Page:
The courts will see the incontestable trademark as conclusive proof that PowerUp has the valid trademark and the exclusive right to use that trademark with its registered product.
This is important for two reasons:
- It saves time and money. Without an incontestable trademark, PowerUp would likely have to invest a tremendous amount of resources to satisfactorily prove that the mark is, in fact, theirs. However, with an incontestable trademark, they can quickly and definitively prove they are the rightful owners of the trademark.
- It deters potential infringers. Most competitors would rather change the name of their product than take up a legal battle with a company that owns an incontestable trademark.
Like insurance, Incontestable trademarks simply make your life easier if the need ever arises.
WHAT ARE THE REQUIREMENTS FOR OBTAINING INCONTESTABILITY STATUS?
Incontestable status has powerful benefits, but it’s not easy to gain the distinction. A trademark must meet the following requirements in order to be considered incontestable:
- The trademark must have been in continuous use for at least five consecutive years from the date of registration and must still be currently in use.
- The mark must have been in use for each separate item claimed in the Declaration of Incontestability. For example, let’s say PowerUp started selling protein powder in 2010, then started making protein bars in 2012. PowerUp can only include the protein powder when applying for incontestable trademark status in 2015. Or, they could wait until 2017 and include both products in the application.
- There must be no final or pending decisions in opposition to the trademark owner’s claim of ownership before the United States Patent and Trademark Office (USPTO) or U.S. courts.
- A mark must be registered on the Principal Register (those marks which are descriptive and therefore registered on the Supplemental Register are not eligible).
HOW IS A TRADEMARK RENEWAL DIFFERENT FROM FILING FOR INCONTESTABILITY STATUS?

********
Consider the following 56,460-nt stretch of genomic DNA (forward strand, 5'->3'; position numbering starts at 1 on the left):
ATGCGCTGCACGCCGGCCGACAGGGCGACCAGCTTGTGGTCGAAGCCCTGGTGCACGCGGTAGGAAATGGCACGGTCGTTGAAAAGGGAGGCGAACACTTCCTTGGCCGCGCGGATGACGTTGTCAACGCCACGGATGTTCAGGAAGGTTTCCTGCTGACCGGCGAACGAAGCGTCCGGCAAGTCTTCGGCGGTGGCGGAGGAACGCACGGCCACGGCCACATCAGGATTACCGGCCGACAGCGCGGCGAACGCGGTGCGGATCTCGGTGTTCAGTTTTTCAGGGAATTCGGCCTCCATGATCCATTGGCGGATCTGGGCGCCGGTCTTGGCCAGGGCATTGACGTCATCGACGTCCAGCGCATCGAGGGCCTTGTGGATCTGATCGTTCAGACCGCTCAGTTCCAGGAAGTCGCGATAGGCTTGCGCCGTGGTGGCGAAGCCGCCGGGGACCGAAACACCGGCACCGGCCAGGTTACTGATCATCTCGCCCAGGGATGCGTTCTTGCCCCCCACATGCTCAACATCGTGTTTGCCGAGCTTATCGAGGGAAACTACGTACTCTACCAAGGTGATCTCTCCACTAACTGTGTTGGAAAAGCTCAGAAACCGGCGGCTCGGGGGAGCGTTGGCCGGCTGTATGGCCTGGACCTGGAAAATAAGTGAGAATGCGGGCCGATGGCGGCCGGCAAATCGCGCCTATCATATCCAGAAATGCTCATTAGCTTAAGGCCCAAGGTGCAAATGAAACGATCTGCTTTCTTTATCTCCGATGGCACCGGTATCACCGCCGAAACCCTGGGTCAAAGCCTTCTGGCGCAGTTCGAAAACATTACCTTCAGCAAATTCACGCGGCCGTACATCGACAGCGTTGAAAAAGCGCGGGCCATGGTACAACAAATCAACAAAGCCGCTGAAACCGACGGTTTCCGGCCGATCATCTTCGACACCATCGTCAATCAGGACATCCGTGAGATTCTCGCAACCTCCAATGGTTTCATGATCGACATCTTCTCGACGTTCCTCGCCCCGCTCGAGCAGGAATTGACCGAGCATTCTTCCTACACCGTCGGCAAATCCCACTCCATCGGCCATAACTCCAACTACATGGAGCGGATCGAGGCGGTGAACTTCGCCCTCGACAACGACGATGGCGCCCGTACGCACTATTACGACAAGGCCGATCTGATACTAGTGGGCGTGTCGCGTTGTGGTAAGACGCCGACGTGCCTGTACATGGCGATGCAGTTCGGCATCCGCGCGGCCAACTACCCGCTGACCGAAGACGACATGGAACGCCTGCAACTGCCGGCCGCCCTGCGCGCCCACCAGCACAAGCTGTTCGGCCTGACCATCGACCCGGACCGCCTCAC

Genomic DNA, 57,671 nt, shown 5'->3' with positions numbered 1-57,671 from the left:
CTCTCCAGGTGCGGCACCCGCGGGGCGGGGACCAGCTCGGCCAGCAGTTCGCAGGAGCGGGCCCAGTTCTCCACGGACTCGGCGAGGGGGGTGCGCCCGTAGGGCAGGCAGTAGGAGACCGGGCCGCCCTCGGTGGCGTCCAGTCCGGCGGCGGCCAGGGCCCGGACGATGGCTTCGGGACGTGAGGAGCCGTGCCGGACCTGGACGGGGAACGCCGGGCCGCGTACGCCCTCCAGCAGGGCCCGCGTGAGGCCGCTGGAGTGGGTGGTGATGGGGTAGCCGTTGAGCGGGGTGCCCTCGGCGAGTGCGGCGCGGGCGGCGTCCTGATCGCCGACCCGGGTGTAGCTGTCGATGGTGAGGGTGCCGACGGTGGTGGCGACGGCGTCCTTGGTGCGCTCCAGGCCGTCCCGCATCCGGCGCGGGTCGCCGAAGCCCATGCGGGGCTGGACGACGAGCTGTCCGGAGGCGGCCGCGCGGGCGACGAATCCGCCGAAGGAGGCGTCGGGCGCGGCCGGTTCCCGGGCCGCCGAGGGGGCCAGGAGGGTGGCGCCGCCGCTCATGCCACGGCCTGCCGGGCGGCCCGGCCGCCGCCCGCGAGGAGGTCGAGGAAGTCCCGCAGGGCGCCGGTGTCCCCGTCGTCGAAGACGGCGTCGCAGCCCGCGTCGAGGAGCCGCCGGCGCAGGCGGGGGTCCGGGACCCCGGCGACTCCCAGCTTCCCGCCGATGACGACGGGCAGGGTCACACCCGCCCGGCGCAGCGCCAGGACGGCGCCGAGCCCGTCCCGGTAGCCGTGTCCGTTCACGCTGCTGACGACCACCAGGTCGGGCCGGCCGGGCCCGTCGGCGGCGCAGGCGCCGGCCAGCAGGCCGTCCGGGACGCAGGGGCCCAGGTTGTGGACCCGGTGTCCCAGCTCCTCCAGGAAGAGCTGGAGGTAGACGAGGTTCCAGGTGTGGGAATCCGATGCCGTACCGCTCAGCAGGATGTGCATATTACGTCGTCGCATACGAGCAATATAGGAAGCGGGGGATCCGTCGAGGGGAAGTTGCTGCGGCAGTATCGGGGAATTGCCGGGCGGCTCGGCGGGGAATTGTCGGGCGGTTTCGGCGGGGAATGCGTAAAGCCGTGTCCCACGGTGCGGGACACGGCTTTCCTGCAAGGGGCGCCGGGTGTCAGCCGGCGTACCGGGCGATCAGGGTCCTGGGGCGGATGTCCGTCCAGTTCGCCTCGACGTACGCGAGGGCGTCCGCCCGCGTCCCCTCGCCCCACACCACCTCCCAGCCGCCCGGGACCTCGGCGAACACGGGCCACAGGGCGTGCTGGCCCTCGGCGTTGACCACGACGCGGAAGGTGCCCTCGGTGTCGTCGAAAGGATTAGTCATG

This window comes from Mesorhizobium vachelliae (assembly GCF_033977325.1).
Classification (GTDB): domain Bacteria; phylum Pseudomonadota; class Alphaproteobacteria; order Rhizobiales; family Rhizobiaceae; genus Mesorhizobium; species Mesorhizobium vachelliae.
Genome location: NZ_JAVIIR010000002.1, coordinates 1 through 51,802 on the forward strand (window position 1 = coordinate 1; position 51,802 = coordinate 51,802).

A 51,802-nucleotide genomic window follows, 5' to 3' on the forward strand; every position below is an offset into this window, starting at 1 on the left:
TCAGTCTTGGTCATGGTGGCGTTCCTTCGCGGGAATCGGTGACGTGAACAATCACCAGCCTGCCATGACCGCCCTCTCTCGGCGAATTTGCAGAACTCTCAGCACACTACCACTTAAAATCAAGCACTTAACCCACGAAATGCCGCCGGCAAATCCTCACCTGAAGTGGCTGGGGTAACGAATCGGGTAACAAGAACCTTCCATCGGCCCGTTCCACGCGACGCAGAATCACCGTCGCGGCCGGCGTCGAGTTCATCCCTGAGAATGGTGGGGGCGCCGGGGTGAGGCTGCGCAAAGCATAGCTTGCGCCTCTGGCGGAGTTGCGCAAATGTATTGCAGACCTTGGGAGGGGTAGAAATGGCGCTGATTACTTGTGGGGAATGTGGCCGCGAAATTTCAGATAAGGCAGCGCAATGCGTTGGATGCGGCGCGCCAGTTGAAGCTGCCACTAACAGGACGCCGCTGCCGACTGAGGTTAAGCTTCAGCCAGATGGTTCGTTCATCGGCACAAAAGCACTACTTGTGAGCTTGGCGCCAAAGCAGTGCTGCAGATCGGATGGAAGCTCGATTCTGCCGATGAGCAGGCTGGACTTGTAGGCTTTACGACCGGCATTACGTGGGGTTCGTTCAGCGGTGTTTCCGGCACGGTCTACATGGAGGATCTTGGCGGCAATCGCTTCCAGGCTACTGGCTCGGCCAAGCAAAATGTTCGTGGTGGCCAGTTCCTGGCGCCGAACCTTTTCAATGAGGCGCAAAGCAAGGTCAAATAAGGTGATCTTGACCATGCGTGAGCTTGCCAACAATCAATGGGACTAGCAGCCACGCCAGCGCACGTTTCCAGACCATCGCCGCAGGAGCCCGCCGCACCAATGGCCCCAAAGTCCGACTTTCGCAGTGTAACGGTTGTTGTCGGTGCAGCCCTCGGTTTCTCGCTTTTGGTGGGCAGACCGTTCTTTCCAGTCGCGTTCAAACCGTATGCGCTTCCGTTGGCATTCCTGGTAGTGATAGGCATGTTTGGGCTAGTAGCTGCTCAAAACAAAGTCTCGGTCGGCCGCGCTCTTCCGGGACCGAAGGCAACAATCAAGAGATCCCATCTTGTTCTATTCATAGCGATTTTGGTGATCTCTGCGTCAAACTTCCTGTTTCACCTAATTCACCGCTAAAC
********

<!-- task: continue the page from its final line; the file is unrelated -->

Quite simply, they serve different purposes and provide different protections. Filing the necessary Trademark Renewal documents simply satisfy the statutory duty of showing continued use in commerce. However, filing for incontestability increases the actual weight and power of the trademark in any given future dispute.
A trademark owner is required to renew his or her trademark between the fifth and sixth year following the original date of registration. The mark owner must then continue to renew the trademark every ten years after that. Failure to renew will result in the trademark being canceled
On the other hand, a Declaration for Incontestability is not required. You can file for incontestable trademark status on, or any time after, the five-year anniversary of the original date of trademark registration. You need only file one time for incontestable status. No renewals required
SO, SHOULD I FILE FOR INCONTESTABILITY STATUS?
Like most answers provided by your attorney, the answer is, “it depends”. Do you think your mark may be the subject of a pending infringement by an aggressive competitor? Filing your trademark as an incontestable trademark doesn’t make it bulletproof, but it’s a powerful part of an overall strategy to protect your trademark and make your life easier if you ever find yourself in court.
Still, determining if your trademark is eligible for incontestability and subsequently filing the requisite paperwork is an involved process and should be done in concert with a trademark attorney. Have questions? We want to know!